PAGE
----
How Leaders Can Drive Better Financial Wellbeing

We are at the halfway point in 2019 and one of my tasks this weekend is to review the Stevens family mid-year financials. It’s ironic that this task sits with me given Mr. Stevens, a former CPA and CFO, is the household CFO. He has the patience and attention to detail to pay bills, reconcile checking accounts, and deal with taxes. We set the budget together, but I do the monthly tracking. He would likely argue it’s because I’m the one who spends the vast majority of the money. I would argue it’s because I understood how to set up Mint.

Setting budgets and tracking expenses are two “best practices” for improved financial wellbeing. Candidly, we didn’t really do either very regularly until we had to fund private school for one of our kids. It happened to coincide with WeSpire beginning to apply our behavior change approach to employee financial wellbeing in partnership with one of the world’s largest financial institutions. I began to practice what they preach with renewed zeal.

Financial wellbeing statistics are pretty scary.

Nearly two-thirds of Americans can’t pass a basic financial literacy test. 44% of Americans don’t have enough cash to cover a $400 out of pocket expense. One-third have saved nothing for retirement. When PWC asked what causes employees the most stress, more employees cite financial matters than any other life stressor (job, relationship, health) combined. Financial stress also spans all income brackets and job levels.

The impact of that financial stress is significant, including lost time from work, lower productivity, depression and anxiety, and higher health care costs. According to PWC, one-third of employees, and nearly half of millennials, say that financial issues have caused distractions at work and 21% say it’s impacted their productivity. 32% say financial stress has caused health issues.

So as a leader, it’s safe to assume the majority of your team has weak financial literacy skills, a good number are living with relatively high financial stress and some portion are living paycheck to paycheck and/or struggling with crippling debt. Assuming your company is paying at least a living wage and offers good healthcare coverage, what more could you do?

Encourage participation in financial wellbeing initiatives

Just like workplace wellbeing initiatives encourage healthy eating and improved fitness, well-designed financial wellbeing initiatives can increase employee’s ability as well as their motivation to make positive financial decisions. There is conflicting information about the value of financial literacy education alone. States who have mandatory financial education in high school like Vermont and North Dakota see much lower rates of non-bank borrowing and higher rates of emergency funds. But a large meta analysis of financial education showed minimal impact. The behavioral scientists at WeSpire would tell you that education alone does not drive change. You also need motivators, nudges and triggers and most importantly, programs timed at the right decision points to make a difference.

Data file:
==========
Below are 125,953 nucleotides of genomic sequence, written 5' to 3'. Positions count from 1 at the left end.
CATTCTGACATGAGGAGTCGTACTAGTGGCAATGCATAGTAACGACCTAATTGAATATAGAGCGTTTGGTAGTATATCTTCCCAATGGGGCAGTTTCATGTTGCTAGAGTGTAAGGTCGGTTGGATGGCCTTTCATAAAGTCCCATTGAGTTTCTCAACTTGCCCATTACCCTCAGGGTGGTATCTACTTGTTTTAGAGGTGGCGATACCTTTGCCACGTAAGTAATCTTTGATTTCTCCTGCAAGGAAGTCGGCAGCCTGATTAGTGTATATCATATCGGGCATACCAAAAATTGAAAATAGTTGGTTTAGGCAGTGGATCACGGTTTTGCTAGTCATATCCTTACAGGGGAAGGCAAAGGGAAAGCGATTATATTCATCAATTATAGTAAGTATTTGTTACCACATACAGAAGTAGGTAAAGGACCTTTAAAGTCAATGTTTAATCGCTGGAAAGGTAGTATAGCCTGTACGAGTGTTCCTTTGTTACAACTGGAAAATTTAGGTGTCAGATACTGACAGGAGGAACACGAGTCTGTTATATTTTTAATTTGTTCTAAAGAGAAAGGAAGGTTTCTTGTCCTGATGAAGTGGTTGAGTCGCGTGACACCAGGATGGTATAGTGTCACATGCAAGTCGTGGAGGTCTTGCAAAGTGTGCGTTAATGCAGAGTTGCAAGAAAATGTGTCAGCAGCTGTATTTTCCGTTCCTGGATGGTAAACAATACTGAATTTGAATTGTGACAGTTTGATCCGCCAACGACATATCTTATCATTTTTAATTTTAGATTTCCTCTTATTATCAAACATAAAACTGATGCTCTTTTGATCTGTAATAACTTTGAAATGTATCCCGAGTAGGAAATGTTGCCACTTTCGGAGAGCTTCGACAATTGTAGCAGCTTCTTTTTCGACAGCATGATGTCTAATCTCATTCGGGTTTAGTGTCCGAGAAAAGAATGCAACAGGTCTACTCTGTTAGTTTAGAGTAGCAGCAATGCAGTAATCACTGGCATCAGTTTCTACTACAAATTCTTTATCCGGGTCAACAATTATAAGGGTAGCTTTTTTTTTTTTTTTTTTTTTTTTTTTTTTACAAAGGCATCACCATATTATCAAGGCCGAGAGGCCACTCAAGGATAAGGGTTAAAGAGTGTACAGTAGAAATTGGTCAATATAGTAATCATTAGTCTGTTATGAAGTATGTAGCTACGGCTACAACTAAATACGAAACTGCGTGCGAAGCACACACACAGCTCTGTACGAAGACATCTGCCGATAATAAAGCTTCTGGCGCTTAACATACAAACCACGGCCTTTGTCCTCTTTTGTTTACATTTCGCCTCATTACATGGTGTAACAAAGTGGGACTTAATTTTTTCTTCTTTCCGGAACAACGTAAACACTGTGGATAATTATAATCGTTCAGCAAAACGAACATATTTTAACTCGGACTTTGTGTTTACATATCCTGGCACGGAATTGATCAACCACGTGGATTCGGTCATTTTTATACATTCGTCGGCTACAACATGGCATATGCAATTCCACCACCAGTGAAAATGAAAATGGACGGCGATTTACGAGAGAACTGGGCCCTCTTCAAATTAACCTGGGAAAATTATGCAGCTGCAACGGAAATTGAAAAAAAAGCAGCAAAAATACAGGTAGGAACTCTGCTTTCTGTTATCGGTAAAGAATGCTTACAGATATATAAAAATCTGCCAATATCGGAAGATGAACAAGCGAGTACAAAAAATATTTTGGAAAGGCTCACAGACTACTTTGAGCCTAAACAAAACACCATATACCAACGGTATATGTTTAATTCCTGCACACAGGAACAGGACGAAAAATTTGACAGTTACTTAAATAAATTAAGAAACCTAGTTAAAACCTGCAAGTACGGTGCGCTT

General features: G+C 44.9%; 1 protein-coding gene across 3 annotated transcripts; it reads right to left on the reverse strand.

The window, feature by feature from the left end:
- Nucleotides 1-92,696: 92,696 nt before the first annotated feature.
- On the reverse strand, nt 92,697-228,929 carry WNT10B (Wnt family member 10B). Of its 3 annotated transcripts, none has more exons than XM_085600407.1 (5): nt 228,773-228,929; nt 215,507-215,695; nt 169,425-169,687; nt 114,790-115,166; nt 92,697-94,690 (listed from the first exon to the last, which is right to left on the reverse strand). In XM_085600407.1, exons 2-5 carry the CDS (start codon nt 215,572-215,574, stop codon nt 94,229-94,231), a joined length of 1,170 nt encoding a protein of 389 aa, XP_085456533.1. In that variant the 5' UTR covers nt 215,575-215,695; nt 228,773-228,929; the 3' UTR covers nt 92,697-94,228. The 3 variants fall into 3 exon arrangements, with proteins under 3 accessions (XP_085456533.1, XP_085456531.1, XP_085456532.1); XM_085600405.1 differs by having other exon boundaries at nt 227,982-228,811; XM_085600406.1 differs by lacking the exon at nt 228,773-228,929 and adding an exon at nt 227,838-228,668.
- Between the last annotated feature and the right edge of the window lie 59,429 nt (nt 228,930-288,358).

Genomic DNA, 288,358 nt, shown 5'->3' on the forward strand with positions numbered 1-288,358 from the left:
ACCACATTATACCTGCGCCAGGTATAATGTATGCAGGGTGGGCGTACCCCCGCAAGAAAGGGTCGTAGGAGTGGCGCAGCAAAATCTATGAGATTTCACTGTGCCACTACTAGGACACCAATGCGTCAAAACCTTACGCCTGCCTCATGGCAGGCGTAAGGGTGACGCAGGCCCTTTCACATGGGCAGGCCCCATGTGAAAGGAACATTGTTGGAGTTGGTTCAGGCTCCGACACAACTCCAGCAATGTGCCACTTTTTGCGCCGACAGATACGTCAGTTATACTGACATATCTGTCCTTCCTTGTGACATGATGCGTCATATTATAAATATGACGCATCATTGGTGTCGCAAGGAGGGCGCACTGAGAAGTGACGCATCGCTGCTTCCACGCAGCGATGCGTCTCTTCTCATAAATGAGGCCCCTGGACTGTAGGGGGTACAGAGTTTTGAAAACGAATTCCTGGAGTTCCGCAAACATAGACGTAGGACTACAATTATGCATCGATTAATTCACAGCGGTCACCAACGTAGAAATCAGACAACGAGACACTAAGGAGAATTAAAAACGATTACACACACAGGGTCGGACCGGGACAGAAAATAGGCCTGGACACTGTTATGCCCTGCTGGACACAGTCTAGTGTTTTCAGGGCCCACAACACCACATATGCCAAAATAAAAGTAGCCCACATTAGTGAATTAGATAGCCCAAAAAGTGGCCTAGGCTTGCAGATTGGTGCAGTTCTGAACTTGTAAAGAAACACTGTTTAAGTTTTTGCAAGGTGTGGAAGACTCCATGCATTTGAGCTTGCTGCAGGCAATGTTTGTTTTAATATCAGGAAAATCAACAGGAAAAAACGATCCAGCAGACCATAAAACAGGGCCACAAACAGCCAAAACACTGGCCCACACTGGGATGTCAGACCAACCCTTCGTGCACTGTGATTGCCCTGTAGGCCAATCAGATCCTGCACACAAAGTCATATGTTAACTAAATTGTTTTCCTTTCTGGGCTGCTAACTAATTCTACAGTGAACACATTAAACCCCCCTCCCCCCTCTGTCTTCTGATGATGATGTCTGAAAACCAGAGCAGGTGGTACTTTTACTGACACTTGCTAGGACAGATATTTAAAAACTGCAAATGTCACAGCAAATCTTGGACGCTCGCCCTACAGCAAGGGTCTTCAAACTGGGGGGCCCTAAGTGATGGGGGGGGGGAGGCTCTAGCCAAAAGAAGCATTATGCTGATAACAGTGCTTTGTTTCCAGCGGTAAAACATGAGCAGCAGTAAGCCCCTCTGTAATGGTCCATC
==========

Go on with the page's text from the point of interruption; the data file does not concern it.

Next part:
Set-up and support access to financial counselors

The top-ranked benefit in the PWC financial wellbeing survey was access to financial counselors and coaching. Counseling is helpful for employees facing a short-term, urgent need or crisis. A study of nearly 6,000 people who participated in a demonstration credit counseling initiative showed that debt was lowered nearly twice as much as the national average. Coaching is best aligned for those members of your workforce who are trying to plan for long-term goals.

Create a culture of mindful spending

We’ve focused a lot on achieving profitability at WeSpire over the past two years. As a result, our team has gotten very used to talking about money at work. We regularly review our monthly expenses and ask ourselves whether the benefit is worth the cost. We always find something to change. I am hopeful that being mindful about spending in the office also encourages more spending mindfulness at home.

So if you haven’t done a mid-year financial health check of your own, I encourage you to try it. Whether you then set a goal to pay down a credit card, increase college savings or fund that dream trip to New Zealand, budget your spending accordingly. Then because you can’t manage what you don’t measure, join me as the household “progress tracker.” It’s more fun than it sounds and I’m holding out for research that proves it’s just as good for your health as going to the gym.

Quote of the Week: One penny may seem to you a very insignificant thing, but it is the small seed from which fortunes spring.

Orison Swett Marden

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